What’s in a Name?

My first ‘proper’ job was in 1998 in a small town in West Yorkshire. It’s a place called Keighley. You might know it. When I first moved to West Yorkshire to study in Bradford (pronounced ‘Bratfud’) I didn’t know about Keighley. In fact, it was probably a while before I had to go there at all and, when I did, I bought myself a ticket at Forster Square Station to Keighley.

“Could I have a adult day return to Keighley {Keeley} please?”

“Er, you mean Keighley {Keithley}?”

“Yeah, that’s the one, thanks”.

It wasn’t hard to spot the first time visitors to Keighley after that.

My second, proper job, was at Leeds Metropolitan University and whilst I was able to avoid Keighley I stumbled upon The Environmental Association for Universities and Colleges. It was a bit of a mouthful and the acronym wasn’t any easier but it looked like it was just the thing I needed.

In the early 2000s I found myself as Convenor of the Association and it became, increasingly, known as the ‘Ee-Ay-You-See’ {EAUC} to many. But to some, it was any of the following: ‘You-Ack’; AEUC; The Association of Environmental Universities and Colleges; The Environmental Association OF Universities and Colleges’ and goodness knows what else. At best it was frustrating.

And once people were familiar with it, particularly the members, they would question the vailidity of the name as well. Their challenge was ‘it’s not all about the environment, I am a sustainability officer’ and the name of the Association is no longer relevant because it does so much more than ‘the environment’.

In truth, the Association has evolved significantly since I first got involved in it. 18+ years has seen it grow, employ staff, set up awards, develop measurement tools, training programmes, publications, webinars, international networks, and review its strategy and focus.

I was pleased to be invited to be part of that process and worked with members of the EAUC Board, executive team, Fellows and members of the association. The strategy was launched last year and really set a clear ambition to broaden its scope and increase its impact. All of sudden it felt like we’ve outgrown the name. Members were saying it, the task and finish group working on the strategy were saying it and so it was right to come up with something new that reflected the association’s new mission and priorities. Of course, much of what it has done in the past it will continue to do but it’s a good time to reposition.

I wasn’t involved in the development of the ‘new name’ or brand. I consciously left that to others to come up with and I was impatient when it seemed to take so long to come up with a new name. How hard can it be?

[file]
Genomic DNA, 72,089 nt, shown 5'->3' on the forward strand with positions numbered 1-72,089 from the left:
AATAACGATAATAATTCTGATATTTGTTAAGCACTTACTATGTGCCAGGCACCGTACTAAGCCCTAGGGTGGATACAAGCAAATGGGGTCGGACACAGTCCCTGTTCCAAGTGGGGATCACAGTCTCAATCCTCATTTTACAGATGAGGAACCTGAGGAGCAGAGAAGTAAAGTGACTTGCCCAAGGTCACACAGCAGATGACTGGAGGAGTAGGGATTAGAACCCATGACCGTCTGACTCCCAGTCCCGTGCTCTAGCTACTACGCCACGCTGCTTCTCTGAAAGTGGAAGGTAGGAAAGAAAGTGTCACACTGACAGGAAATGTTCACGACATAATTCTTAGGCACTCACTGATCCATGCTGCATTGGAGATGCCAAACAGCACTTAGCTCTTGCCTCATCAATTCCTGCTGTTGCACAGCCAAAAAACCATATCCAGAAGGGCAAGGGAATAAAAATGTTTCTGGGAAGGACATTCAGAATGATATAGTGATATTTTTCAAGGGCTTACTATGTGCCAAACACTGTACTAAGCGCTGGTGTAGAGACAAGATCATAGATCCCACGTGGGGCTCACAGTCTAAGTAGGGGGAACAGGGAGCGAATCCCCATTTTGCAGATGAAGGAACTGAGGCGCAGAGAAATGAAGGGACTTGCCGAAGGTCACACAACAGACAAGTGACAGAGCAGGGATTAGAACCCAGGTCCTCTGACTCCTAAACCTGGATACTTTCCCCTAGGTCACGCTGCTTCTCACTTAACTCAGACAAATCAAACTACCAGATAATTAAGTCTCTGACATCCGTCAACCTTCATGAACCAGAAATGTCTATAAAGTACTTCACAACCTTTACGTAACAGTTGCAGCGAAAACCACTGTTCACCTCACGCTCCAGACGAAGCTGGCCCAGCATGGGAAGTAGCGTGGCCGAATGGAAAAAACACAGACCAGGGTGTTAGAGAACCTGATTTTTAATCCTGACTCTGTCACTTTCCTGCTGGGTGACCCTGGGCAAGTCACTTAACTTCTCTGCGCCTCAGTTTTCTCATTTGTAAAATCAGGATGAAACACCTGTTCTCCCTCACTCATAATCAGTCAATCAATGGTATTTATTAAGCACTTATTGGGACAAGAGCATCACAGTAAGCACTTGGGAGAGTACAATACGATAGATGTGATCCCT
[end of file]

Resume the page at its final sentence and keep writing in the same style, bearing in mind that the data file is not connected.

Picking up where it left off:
Like complicated maths, sometimes you want to know the answer and not be bothered with the working out. But to understand the answer you perhaps need to understand how it was arrived at, the logic that got you there. If you didn’t work the sum out for yourself you might even question the answer others have given you.

United Futures. When I heard it the first time, I thought ‘hmmm’. Not specific enough. Doesn’t tell me ‘sustainability’ or ‘university’ or ‘college’ and certainly doesn’t say ‘post-16 tertiary education’ to me. Well, good. It doesn’t need to. I don’t know how you reacted to the proposed name. It may have been with disbelief, indifference or excitement. Of course, it matters what the association is called but what’s more important it what it does. After a few minutes of thinking about it, I realised that. I also realised that the flexibility in the new name was a good thing – why box yourself in when you can create flexibility? Further and higher education doesn’t need any more constraints placed on it in such uncertain times. I like the way the new name aligns with the sustainable development goals and is forward looking.

I’ll be at the Annual General Meeting of The Environmental Association for Universities and Colleges at the Annual Conference in Keele on June 20th. As representative of the University of Nottingham, I’ll be supporting the adoption of the new name ‘United Futures’ (there, I’ve said it) and then I’ll get a train to Mytholmroyd.

 

 

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Author: Andy Nolan

An experienced director-level professional with expertise in sustainable development, cities, universities, governance, policy and strategy. 15 years of experience working in the field of sustainability in both the private and public sector. Has worked within a local authority, in multi-authority partnerships locally and nationally. Experience in higher education across four universities in the UK plus representative bodies. Particular areas of interest and expertise include; energy; transport; climate change; waste management; air quality; decentralised energy; education for sustainability; smart cities; knowledge transfer; research.

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